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The Empire of Necessity and the African Slave Trade



Author: Greg Grandin

Full Title: The Empire of Necessity: Slavery, Freedom, and Deception in the New World

Format(s): Hardcover, paperback, kindle, 2014,

Genre: The history of the Atlantic slave trade

***Fascinating note: Professor Grandin teaches history at New York University. He was a finalist for the Pulitzer Prize and the National Book Award. He was, also, the recipient of fellowships from the Guggenheim Foundation and the New York Public Library’s Cullman Center. His writing credits extend to works published in the Los Angeles Times, The Nation, and The New York Times.

Synopsis: Readers, prepare yourselves for this book. Alex Haley’s Roots (1976) was the romantic pilgrimage of a family from slavery to freedom. There is little romance in Grandin’s The Empire of Necessity (2014). I was, however, reminded of Adam Smith’s The Wealth of Nations (1776) as I read the authentic and chronicled treatise of the African slave trade by the author, Grandin. The Atlantic slave trade was a purely profitable and inhumane business of transporting human cargo and carcasses across the Atlantic to fuel a European economy. The legacy of this business is raw, ruthless and splendidly vivid in the work of Greg Grandin. Readers ride in chains in the bowels of the slave ships, encounter mutinies, pirates, profiteers, and scoundrels of every manner. You suffer with the slaves from thirst, hunger, filth, and cramped quarters, chained to the dead and dying. Yes, in this book you become the prey and you are helpless against the organized predators of the Western world. Greg Grandin is masterful in illustrating and conveying the full extent of slavery in South America. He focuses upon the Spanish role in the slave enterprise, but every European nation was involved in this illicit trade. And Grandin, also, illustrates the commanding presence and contributions of Africans in the development of the life and culture of South America.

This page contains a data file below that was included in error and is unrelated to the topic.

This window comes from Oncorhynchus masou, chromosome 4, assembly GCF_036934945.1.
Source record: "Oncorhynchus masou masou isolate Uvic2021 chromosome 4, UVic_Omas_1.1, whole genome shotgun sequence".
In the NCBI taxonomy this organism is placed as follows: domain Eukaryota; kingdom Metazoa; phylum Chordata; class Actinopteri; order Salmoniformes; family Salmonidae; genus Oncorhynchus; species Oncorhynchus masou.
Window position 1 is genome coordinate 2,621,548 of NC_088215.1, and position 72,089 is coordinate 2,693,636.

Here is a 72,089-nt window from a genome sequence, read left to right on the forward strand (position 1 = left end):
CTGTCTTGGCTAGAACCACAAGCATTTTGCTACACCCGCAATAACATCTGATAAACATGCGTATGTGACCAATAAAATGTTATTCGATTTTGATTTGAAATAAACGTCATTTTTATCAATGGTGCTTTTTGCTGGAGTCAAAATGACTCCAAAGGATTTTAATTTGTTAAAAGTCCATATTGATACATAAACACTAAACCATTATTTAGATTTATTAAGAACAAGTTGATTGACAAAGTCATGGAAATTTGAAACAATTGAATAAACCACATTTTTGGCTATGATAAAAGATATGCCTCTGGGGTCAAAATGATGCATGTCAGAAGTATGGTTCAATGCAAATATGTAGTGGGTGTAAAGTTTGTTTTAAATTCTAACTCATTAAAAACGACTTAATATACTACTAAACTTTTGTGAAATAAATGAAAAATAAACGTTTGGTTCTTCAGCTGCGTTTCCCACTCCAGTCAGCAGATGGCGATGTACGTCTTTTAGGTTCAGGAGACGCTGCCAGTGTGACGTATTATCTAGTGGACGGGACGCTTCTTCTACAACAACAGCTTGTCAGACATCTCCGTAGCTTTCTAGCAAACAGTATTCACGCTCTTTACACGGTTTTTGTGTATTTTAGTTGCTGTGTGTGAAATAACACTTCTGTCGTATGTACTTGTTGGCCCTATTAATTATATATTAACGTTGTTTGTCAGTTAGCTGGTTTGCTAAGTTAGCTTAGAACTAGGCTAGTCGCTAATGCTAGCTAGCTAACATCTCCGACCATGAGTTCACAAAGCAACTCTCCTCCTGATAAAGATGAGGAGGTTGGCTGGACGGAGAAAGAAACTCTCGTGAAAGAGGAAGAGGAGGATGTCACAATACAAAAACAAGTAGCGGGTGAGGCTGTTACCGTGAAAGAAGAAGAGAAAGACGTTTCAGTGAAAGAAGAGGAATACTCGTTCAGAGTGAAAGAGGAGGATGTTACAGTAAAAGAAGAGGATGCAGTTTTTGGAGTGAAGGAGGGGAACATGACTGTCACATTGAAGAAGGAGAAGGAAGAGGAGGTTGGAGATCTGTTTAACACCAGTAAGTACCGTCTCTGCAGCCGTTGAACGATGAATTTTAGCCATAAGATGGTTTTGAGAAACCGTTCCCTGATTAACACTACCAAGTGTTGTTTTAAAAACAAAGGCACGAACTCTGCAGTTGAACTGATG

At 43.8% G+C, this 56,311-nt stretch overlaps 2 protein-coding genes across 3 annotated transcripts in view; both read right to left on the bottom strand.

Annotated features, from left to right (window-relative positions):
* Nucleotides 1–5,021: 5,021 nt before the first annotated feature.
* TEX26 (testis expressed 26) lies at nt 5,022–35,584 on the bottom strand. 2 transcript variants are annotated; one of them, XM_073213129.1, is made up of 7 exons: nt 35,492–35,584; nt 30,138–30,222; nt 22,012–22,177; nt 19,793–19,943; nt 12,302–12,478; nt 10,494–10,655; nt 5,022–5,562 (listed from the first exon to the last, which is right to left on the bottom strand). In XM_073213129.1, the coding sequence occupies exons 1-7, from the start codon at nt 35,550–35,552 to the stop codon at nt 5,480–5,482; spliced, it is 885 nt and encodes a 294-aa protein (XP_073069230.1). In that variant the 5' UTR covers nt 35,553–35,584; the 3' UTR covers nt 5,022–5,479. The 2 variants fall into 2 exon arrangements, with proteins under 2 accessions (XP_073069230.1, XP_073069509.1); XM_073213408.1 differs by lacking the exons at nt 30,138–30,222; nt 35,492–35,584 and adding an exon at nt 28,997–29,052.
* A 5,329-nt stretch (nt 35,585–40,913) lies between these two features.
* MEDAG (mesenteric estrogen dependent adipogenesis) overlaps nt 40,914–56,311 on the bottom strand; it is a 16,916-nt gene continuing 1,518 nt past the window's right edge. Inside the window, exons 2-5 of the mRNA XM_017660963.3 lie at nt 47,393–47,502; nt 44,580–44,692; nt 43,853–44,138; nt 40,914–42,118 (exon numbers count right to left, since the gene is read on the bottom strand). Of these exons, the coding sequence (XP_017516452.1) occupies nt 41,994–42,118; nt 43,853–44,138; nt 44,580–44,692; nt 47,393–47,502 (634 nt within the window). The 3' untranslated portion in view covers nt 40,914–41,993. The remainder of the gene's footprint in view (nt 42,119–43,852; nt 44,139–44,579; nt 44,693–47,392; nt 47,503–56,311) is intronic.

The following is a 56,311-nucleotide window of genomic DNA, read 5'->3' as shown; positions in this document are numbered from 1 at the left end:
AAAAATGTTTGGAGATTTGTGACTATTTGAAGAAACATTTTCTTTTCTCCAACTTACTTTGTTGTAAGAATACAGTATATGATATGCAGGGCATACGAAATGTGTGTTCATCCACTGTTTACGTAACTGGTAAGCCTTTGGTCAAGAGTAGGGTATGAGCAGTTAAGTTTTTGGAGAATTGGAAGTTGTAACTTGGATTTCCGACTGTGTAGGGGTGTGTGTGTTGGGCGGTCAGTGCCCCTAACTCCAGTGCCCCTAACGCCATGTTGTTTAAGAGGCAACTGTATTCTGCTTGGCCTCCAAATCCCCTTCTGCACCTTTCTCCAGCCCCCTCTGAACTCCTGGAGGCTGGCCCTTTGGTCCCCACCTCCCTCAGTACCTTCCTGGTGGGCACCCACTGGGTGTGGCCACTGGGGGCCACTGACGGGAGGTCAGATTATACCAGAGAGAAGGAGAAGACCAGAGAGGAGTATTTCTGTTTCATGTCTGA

But, the contributions of most slaves were involuntary. Blacks forged lives in South America because of the necessity of survival against all odds. Starved, beaten, neglected, and downtrodden, the African slaves survived until freedom came. Black slaves joined revolutionary armies in Mexico, Colombia, Venezuela, Argentina, and the Andes to rid their new homeland of the Spanish.

Greg Gandin tells the story of slave uprisings and eventual nation uprisings in South America. His research and contributions to the chronicling of the African slave trade in South America are extraordinary. This book should be in every library in North America, South America, Central America, Spain, Portugal, and Africa. This is the untold story that is finally revealed to the world.

Critique: I was shaken and stunned by the facts presented in this book. I was told many years ago, by a historian, that the Portuguese were the most inhumane slavers. Yet, to see everything depicted authentically on the pages of this text……was astonishing. Greg Grandin is a great writer. He lifts you into the world of his text. He permits you to be part of history as it unfolds. This is a book that I will read over and over again. I was recently in Colombia, South America for a conference. I wish that I had read this book before I travelled. I saw the presence of Africa and Africans in Colombia, but this book told the full history of the people. Now, I truly understand the importance of Africans in the history of Colombia. I thank Greg Grandin for augmenting my Colombian education.

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